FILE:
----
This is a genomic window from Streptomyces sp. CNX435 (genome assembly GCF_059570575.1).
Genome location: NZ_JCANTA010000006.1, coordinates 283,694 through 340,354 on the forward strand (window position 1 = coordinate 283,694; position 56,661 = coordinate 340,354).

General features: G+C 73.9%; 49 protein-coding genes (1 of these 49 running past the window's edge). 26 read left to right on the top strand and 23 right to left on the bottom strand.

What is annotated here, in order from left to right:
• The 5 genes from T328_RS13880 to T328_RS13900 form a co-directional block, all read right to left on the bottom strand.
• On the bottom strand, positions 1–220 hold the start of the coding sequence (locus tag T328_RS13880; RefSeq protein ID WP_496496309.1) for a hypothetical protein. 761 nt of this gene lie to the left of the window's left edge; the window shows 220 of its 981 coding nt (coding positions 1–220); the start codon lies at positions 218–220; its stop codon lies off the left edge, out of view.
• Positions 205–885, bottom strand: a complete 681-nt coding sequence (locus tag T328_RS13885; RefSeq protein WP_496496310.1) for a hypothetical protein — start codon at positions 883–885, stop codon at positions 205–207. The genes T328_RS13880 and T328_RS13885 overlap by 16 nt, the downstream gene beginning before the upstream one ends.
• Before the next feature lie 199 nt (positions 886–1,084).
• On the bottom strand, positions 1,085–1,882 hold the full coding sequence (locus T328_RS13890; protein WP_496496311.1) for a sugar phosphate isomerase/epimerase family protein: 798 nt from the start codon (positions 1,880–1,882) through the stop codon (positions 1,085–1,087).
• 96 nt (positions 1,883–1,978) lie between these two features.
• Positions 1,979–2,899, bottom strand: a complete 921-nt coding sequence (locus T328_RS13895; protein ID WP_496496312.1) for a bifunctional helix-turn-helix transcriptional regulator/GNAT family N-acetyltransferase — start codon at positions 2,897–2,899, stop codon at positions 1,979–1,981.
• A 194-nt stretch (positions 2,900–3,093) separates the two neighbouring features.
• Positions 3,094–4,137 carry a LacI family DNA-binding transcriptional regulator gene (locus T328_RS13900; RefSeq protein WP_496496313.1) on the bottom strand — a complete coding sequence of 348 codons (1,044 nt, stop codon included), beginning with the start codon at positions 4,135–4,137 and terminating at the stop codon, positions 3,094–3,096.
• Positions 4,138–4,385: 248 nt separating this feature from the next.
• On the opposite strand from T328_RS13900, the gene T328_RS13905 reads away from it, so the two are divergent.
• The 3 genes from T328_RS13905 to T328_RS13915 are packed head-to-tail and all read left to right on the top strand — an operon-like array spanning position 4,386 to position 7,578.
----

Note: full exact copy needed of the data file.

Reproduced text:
This is a genomic window from Streptomyces sp. CNX435 (genome assembly GCF_059570575.1).
Genome location: NZ_JCANTA010000006.1, coordinates 283,694 through 340,354 on the forward strand (window position 1 = coordinate 283,694; position 56,661 = coordinate 340,354).

General features: G+C 73.9%; 49 protein-coding genes (1 of these 49 running past the window's edge). 26 read left to right on the top strand and 23 right to left on the bottom strand.

What is annotated here, in order from left to right:
• The 5 genes from T328_RS13880 to T328_RS13900 form a co-directional block, all read right to left on the bottom strand.
• On the bottom strand, positions 1–220 hold the start of the coding sequence (locus tag T328_RS13880; RefSeq protein ID WP_496496309.1) for a hypothetical protein. 761 nt of this gene lie to the left of the window's left edge; the window shows 220 of its 981 coding nt (coding positions 1–220); the start codon lies at positions 218–220; its stop codon lies off the left edge, out of view.
• Positions 205–885, bottom strand: a complete 681-nt coding sequence (locus tag T328_RS13885; RefSeq protein WP_496496310.1) for a hypothetical protein — start codon at positions 883–885, stop codon at positions 205–207. The genes T328_RS13880 and T328_RS13885 overlap by 16 nt, the downstream gene beginning before the upstream one ends.
• Before the next feature lie 199 nt (positions 886–1,084).
• On the bottom strand, positions 1,085–1,882 hold the full coding sequence (locus T328_RS13890; protein WP_496496311.1) for a sugar phosphate isomerase/epimerase family protein: 798 nt from the start codon (positions 1,880–1,882) through the stop codon (positions 1,085–1,087).
• 96 nt (positions 1,883–1,978) lie between these two features.
• Positions 1,979–2,899, bottom strand: a complete 921-nt coding sequence (locus T328_RS13895; protein ID WP_496496312.1) for a bifunctional helix-turn-helix transcriptional regulator/GNAT family N-acetyltransferase — start codon at positions 2,897–2,899, stop codon at positions 1,979–1,981.
• A 194-nt stretch (positions 2,900–3,093) separates the two neighbouring features.
• Positions 3,094–4,137 carry a LacI family DNA-binding transcriptional regulator gene (locus T328_RS13900; RefSeq protein WP_496496313.1) on the bottom strand — a complete coding sequence of 348 codons (1,044 nt, stop codon included), beginning with the start codon at positions 4,135–4,137 and terminating at the stop codon, positions 3,094–3,096.
• Positions 4,138–4,385: 248 nt separating this feature from the next.
• On the opposite strand from T328_RS13900, the gene T328_RS13905 reads away from it, so the two are divergent.
• The 3 genes from T328_RS13905 to T328_RS13915 are packed head-to-tail and all read left to right on the top strand — an operon-like array spanning position 4,386 to position 7,578.